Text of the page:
Although Montreal doesn't really have legit blooming AF cherry blossom trees, because our climate doesn't exactly allow for them to thrive here, we do have a bunch of other glorious cherry blossom lookalikes - like crabapple trees and magnolia trees.
If you've left home at all this summer — especially while carrying something sweet — chances are you've been harassed by buzzing, flying, stinging, black-and-yellow insects. While wasps are regularly a nuisance during the summer in Montreal, they've made their presence known this season, leaving some Quebecers wondering: Are there more wasps than usual this year?
Are there ACTUALLY more wasps than usual this year?
According to Dr. Mlynarek, we don't know if there are more wasps in the region compared to previous years. But she said there are definitely more wasps now than there were at the beginning of the summer.
"The queen wasps come out in the spring, and they start creating their nest. As the summer progresses, the population within the nest, [...] the colony, [...] increases in size. So by the end of the summer, we have a lot more wasps than we did at the beginning," she explained.
She said peak time for wasps is around mid-August, leading up to "now-ish."
Only new queens survive the winter by hiding, while the rest of the colony dies out. As new queens search for their winter homes, and the hives begin to close down, "all the worker wasps are kind of vagrants, flying around [...] out of work, so we notice more of them," Dr. Mlynarek said.
What are some hacks for fighting off wasps?
Dr. Mlynarek's biggest piece of advice is actually not to fight off wasps at all.
"The best thing to do is just to leave it alone as much as possible. They'll buzz around you a bit, but they'll quickly lose interest," she said. "If you start waving your arms around, then the wasp thinks, 'Oh, there might be something interesting there.'"
In other words: stay calm. You can stand still, she said, or if you're walking just continue walking.
If you have something with a sweet smell, like a cup of juice, Dr. Mlynarek suggests covering it with a coaster or a piece of paper because it's attracting the wasps to it.
If you're sitting on a terrasse or in your backyard, Dr. Mlynarek said you can either buy wasp traps or put a bowl of juice some distance away from you so they'll go toward that more than they'll go toward you.
When will the darned things finally go away?
"Once the temperature starts cooling down, there'll be fewer and fewer wasps because the old workers from the beginning of the summer will start dying off [...] and the newer workers that were born mid-summer will start becoming less active," she said.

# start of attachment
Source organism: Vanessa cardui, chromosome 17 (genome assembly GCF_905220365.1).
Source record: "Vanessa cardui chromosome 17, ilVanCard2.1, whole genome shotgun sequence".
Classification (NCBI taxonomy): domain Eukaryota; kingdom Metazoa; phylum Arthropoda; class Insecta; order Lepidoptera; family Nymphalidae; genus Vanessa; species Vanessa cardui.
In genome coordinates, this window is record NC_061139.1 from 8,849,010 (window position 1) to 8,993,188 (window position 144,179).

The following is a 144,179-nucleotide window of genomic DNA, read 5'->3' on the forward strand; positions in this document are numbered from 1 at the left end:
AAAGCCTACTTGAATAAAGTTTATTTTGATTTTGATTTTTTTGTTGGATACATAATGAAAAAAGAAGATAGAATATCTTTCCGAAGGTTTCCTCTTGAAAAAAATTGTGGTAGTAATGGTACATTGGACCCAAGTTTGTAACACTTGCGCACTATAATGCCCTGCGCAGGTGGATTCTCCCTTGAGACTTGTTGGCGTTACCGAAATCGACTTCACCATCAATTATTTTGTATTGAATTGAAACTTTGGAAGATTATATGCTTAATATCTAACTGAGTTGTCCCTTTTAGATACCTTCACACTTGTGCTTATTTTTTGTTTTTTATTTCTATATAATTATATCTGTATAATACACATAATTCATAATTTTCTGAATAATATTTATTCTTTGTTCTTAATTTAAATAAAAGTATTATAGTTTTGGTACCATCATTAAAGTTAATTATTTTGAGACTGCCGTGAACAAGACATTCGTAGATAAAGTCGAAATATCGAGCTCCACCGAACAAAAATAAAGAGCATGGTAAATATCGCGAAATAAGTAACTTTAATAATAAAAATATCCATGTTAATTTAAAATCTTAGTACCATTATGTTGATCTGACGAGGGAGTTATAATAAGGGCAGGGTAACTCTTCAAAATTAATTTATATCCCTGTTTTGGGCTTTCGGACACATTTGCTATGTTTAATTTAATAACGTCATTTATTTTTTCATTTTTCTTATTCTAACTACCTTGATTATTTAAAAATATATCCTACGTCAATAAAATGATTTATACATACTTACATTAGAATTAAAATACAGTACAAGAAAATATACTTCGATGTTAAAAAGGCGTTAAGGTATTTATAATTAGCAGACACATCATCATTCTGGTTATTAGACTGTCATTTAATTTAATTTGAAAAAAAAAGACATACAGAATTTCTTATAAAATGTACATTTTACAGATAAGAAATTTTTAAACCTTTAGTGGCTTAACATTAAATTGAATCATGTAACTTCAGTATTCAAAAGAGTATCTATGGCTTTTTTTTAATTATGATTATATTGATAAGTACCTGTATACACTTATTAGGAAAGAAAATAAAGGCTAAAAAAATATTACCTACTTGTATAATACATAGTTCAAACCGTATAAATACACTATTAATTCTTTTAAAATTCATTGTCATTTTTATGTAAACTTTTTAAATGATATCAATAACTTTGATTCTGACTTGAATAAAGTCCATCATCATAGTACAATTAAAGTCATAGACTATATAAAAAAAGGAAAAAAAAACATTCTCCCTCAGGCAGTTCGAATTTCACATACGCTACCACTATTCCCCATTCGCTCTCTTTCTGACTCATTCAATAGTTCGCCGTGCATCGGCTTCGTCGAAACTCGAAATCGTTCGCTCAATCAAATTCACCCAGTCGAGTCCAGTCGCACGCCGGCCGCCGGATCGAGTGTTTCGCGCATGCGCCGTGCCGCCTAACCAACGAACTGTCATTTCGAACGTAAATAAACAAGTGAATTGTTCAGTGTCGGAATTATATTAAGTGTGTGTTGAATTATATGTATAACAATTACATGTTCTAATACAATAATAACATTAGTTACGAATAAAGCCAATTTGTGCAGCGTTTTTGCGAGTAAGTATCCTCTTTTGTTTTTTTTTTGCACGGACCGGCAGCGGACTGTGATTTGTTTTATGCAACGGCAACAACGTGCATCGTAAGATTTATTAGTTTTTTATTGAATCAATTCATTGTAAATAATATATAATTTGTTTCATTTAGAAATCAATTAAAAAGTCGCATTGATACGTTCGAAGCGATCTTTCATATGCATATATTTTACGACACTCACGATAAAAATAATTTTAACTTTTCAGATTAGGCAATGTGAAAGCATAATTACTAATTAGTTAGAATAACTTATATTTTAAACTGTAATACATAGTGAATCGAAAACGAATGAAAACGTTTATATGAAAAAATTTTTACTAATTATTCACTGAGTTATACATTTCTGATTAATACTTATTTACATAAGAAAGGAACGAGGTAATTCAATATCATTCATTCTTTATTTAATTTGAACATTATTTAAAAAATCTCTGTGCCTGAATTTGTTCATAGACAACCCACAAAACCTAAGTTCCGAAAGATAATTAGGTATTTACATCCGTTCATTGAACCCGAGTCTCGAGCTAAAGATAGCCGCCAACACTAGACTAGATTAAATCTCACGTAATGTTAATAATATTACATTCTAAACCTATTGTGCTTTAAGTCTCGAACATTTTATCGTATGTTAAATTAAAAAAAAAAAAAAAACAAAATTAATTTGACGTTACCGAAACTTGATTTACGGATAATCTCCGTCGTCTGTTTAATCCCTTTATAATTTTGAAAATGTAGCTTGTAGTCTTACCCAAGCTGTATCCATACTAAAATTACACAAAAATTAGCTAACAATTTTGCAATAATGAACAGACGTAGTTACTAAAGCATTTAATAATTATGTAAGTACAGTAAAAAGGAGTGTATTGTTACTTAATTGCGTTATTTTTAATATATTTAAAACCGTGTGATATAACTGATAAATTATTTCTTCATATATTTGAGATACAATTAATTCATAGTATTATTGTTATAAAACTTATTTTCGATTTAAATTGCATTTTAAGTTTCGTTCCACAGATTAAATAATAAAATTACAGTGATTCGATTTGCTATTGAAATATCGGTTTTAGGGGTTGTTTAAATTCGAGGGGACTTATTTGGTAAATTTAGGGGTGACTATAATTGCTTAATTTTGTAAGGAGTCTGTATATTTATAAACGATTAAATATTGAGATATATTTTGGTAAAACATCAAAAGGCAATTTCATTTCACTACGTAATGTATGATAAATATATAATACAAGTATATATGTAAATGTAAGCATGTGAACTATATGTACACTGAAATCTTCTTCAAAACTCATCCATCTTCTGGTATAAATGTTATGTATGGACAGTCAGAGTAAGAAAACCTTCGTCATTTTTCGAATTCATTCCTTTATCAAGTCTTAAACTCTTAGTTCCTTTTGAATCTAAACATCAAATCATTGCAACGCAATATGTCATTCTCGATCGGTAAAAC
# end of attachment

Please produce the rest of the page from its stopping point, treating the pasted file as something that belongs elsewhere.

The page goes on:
"By the first frost, all the wasps should be gone."
In the meantime, Dr. Mlynarek said you can find relief from the wasps at night or on cooler days.
"They stay in their nest and keep warm. Like all of us in the winter, we kind of want to stay bundled in our beds if we can," said Dr. Mlynarek. She also noted that wasps are diurnal, meaning they're active mainly during the daytime.
But the more you learn about wasps, the less you might hate them. You might even — gasp! — come to appreciate them. While they can sting you, Dr. Mlynarek said this is only dangerous if you're allergic.
"They're pollinators [...] and they're also predators. They eat a lot of pests and other insects that could be detrimental," said Dr. Mlynarek. "Wasps are really important for ecosystems."
Finally, you can see the Chinese Garden illuminated by hundreds of lanterns. The theme is the legend of Pangu. According to Chinese mythology, Pangu is a giant who created the world, and the exhibit creates sensory experiences that Espace pour la vie says combine art, science, technology and emotion.
During this annual event, sections of the garden come to life with dazzling, colourful installations that turn the complex into an enchanting display of light.
According to Space For Life, you can expect the Japanese Garden, First Nations Garden and Chinese Garden to take you on "immersive and sensory experiences [that] combine art, science, technology and emotion."
The Japanese Garden "transforms into a vast canvas on which autumn falls," it says.
Then, it says, you'll be greeted by "magic" in the First Nations Garden as you go on a "poetic journey into the heart of the seasons of life, together with the spirits of the river, fire, forest and wind."
Finally, the Chinese Garden will be lit with hundreds of lanterns, which "whisper the legend of Pangu, the giant who created the world," it says.
Gardens Of Light 2021
Price: $16.50 for adult Quebec residents
When: September 3 to October 31, 2021
Address: Montreal Botanical Garden — 4101, rue Sherbrooke E., Montreal, QC
Why You Need To Go: Make your fall even more magical as you wander through illuminated gardens adorned with hundreds of lanterns.
Espace pour la vie and Mayor Valérie Plante announced Thursday that Montreal's Biosphere would reopen to the public as of Friday, August 13.
The structure, which houses an environment museum, was built as the American Pavilion for Expo 67.
In a Facebook post, the mayor announced that to mark the occasion, admission to the museum would be free all weekend.
Earlier in the year, the Governments of Canada and Quebec announced that control of the museum would be transferred to the City of Montreal and that it would become Espace pour la vie's fifth site, joining the Botanical Garden, Biodôme, Rio Tinto Alcan Planetarium and the Insectarium.